Our custom coins are die struck in special presses that exert hundreds of tons of pressure on a pair of dies (more about that here – which strike a blank so hard between them that it forces the metal to literally FLOW into the raised and recessed areas on the dies, thus creating the design on the coin. This design will never fade or wear off. Depending on the age of the coin and the stressors it was subjected to, it may not be as crisp as the day it was freshly minted, but even if you run over it with a truck, you’ll still see the design. This is a key benefit of die struck coins. The process we use to die strike custom coins is what the US Mint uses to create pennies, nickels, dimes, quarters etc.

Step 6B – Copper Rounds/Coin Production continued

As the custom copper coins are minted, they shoot out of the machine into a slide ending in buckets that capture them to be counted and packaged. It’s important when working with metal coins, especially copper and silver, to touch them only on the edges or even better, to wear gloves when you handle the coins. Our fingers impart oil onto the surface of coins that can leave fingerprints and tarnish over time. With copper, it takes very little time to tarnish. We offer the option of applying a thin coat of lacquer to copper coins. Our golden brass & antique brass custom coins are automatically lacquered. Nickel silver coins do not tarnish and do not require lacquer.

Step 6C – Custom Coin Production Sheets

Every order that goes through our factory has an accompanying packet of information that details information about the custom coins we’re making. It includes the type of metal, diameter, thickness, edge type (plain or reeded), turn (coin or page) and the specific dies to be used to complete the order. This must be completed by the operator and turned in when the run is complete.

Step 6D – Tube Packaging

One of most popular methods of packaging copper rounds is in tubes of 20. The tubes are extremely durable with a tight fitting cap and protect the coins while they’re in transit.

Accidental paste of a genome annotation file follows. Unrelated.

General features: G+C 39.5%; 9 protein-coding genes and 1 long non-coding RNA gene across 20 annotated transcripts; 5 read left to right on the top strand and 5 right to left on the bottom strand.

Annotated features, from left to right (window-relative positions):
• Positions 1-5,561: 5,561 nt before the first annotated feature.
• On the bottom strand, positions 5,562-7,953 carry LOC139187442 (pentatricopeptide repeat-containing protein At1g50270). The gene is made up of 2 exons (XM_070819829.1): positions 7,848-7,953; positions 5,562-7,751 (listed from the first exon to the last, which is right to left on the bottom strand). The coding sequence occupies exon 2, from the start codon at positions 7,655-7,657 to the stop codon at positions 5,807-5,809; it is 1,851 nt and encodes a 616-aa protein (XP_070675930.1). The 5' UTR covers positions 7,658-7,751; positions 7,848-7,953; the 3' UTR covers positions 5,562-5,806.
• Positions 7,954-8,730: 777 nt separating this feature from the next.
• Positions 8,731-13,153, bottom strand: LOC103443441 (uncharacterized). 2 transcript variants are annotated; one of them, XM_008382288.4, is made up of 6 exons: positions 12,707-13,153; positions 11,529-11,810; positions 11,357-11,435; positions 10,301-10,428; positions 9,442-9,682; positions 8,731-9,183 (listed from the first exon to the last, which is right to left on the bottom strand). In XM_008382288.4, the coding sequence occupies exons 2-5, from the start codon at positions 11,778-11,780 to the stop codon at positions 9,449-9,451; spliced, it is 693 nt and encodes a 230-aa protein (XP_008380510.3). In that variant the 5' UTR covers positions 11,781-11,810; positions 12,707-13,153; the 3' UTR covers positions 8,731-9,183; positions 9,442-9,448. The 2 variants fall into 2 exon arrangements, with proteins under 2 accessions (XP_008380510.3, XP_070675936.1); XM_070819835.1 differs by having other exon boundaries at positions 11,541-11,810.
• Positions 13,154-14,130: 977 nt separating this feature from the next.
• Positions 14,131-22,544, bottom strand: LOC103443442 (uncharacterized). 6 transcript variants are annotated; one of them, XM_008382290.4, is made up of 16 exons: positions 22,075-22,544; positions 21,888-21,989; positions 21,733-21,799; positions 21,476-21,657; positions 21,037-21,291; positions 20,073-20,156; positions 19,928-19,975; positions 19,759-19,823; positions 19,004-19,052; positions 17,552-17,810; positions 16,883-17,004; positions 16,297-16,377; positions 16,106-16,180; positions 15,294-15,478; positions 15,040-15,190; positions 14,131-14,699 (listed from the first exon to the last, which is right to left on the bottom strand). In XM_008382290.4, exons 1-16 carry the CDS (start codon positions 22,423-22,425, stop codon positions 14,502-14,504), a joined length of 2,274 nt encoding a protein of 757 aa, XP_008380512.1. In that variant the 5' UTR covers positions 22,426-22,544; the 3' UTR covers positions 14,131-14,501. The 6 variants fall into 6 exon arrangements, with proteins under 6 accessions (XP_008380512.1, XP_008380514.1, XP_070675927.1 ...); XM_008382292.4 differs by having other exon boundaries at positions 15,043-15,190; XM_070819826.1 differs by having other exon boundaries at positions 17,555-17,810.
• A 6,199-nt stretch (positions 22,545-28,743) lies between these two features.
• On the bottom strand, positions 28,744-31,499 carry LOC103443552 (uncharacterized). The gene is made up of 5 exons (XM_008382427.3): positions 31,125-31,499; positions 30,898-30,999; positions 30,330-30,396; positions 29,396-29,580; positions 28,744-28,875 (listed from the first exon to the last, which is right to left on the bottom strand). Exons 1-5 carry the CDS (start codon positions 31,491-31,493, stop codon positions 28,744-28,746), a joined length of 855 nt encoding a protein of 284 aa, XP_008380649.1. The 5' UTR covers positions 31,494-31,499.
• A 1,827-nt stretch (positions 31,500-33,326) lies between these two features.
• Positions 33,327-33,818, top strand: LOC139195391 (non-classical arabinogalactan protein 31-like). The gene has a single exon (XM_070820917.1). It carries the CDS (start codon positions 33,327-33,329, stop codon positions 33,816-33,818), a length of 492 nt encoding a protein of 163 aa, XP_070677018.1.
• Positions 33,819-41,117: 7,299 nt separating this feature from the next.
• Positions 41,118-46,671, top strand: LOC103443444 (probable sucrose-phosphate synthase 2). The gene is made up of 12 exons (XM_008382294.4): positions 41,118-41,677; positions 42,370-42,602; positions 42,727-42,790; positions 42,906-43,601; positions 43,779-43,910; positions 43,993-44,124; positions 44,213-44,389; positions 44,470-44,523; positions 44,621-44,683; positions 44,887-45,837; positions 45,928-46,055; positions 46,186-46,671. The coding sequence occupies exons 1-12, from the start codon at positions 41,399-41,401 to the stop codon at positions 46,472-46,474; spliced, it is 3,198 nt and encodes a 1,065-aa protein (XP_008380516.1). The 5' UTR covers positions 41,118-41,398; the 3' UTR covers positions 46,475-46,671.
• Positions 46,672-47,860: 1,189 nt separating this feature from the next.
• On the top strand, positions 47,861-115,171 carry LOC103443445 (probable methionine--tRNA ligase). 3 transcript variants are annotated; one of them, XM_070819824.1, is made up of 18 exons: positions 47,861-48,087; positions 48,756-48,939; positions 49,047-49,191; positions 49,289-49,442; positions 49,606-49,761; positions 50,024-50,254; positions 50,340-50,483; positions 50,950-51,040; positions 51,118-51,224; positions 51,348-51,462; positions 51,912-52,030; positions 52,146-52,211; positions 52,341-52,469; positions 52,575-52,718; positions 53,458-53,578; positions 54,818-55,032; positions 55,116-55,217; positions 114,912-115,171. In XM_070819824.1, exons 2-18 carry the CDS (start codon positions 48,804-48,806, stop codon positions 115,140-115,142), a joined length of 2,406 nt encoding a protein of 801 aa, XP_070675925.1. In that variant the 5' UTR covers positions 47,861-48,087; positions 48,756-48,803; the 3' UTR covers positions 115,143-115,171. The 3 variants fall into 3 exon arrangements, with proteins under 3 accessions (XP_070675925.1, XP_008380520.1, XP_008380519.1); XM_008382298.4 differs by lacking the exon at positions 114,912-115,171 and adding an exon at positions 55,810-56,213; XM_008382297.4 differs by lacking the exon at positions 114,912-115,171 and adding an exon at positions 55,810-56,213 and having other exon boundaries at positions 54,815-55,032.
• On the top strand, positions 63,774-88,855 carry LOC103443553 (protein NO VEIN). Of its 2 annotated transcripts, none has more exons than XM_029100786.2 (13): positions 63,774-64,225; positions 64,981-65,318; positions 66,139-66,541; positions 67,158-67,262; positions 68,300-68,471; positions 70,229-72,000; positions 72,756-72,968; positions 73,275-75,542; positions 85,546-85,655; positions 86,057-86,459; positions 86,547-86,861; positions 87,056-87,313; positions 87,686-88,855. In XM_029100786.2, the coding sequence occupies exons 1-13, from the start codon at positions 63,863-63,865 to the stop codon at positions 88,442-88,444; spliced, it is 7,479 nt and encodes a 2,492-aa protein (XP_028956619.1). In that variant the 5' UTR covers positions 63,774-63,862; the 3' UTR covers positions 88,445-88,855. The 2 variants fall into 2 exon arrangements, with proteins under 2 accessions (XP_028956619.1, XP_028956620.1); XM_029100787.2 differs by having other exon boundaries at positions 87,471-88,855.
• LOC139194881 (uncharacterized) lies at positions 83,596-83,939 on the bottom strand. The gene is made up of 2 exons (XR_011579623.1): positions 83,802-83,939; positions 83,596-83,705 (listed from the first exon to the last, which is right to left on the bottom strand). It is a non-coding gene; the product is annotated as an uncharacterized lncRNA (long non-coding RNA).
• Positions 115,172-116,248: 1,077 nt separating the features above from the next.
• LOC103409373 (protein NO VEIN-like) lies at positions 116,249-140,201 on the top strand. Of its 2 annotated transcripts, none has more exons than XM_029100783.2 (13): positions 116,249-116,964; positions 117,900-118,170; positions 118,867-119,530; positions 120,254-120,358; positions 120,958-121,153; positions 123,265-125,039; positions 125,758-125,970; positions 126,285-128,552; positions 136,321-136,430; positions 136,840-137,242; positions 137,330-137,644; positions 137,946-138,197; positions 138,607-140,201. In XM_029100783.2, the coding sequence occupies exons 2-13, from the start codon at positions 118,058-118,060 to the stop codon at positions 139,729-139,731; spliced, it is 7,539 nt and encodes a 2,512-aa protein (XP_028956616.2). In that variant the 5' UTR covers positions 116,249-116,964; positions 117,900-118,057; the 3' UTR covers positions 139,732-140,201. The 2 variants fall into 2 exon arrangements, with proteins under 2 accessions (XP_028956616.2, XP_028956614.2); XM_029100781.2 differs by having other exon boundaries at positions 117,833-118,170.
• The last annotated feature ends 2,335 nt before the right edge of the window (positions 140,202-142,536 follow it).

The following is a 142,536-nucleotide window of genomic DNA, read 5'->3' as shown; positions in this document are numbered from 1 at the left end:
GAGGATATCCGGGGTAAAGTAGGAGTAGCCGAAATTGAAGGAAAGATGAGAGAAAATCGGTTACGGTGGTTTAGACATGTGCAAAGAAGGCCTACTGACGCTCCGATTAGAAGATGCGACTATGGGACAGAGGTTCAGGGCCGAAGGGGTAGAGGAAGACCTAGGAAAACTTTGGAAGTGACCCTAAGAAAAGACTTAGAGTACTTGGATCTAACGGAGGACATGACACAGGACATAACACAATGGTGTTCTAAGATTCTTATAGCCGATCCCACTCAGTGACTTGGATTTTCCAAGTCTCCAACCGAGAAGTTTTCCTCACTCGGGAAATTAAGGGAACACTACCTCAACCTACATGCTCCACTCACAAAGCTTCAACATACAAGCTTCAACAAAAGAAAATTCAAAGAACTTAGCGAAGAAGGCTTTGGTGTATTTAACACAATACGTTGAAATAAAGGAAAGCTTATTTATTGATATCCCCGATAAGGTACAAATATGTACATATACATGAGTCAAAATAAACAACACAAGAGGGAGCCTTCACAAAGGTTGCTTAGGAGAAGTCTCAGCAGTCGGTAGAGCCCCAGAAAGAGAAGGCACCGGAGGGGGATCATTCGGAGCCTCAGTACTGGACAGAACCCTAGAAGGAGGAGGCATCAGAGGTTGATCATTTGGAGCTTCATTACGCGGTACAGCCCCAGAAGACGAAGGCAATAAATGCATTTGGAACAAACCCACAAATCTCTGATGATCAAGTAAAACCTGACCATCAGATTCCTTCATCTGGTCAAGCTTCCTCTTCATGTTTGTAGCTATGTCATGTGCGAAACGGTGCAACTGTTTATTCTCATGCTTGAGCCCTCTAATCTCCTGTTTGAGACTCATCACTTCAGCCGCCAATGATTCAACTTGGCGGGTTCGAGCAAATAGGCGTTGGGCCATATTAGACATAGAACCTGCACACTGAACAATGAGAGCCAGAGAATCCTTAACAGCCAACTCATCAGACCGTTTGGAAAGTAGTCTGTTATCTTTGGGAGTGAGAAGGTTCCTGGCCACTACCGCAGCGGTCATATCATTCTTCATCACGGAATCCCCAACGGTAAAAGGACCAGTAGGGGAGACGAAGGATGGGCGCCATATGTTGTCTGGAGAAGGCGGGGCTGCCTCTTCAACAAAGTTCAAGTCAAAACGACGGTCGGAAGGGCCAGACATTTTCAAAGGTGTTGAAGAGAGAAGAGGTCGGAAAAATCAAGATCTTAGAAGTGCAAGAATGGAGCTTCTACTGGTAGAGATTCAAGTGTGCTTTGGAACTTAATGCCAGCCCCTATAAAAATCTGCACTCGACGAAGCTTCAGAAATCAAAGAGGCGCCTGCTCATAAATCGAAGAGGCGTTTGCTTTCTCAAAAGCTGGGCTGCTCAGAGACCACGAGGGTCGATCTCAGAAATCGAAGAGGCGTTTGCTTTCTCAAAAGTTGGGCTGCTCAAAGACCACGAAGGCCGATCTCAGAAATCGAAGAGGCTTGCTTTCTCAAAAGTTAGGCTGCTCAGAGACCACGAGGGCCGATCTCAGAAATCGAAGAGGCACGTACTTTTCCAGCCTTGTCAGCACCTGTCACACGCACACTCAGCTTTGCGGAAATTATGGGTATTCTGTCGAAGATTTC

Step 7 – Finished Tokens Being Conveyed to the Counter

We’re a full service mint, so our products range from fine silver rounds to low value brass tokens. When we make thousands of stock and custom tokens a shift, it’s impractical (and practically impossible) to count them by hand, so we have automatic counters. This video shows the tokens being conveyed up as they’re being produced so they can go through a counter and be bagged. Tokens in general are packed 1,000 per bag as that’s the minimum order quantity for stock tokens. Custom tokens have a minimum order quantity of 5,000 pieces.

Step 8 – Coin and Token Counting and Bagging

The counters are designed to shut off the flow of coins or tokens as soon as they hit a pre-programmed amount. Once that happens, the operator tightly seals the bag with a zip tie and quickly starts filling the next bag until the order is complete.

We hope you’ve enjoyed your tour of the oldest private mint in America and can see how amazingly complex making custom coins is. So many steps go into creating that small, die struck, piece of round metal that can be used for awards, commemoratives, safety reminders, gift coins, BOGO coupons, free admission, SNAP tokens and more. 

For additional resources and information – check out these short blogs about custom coins.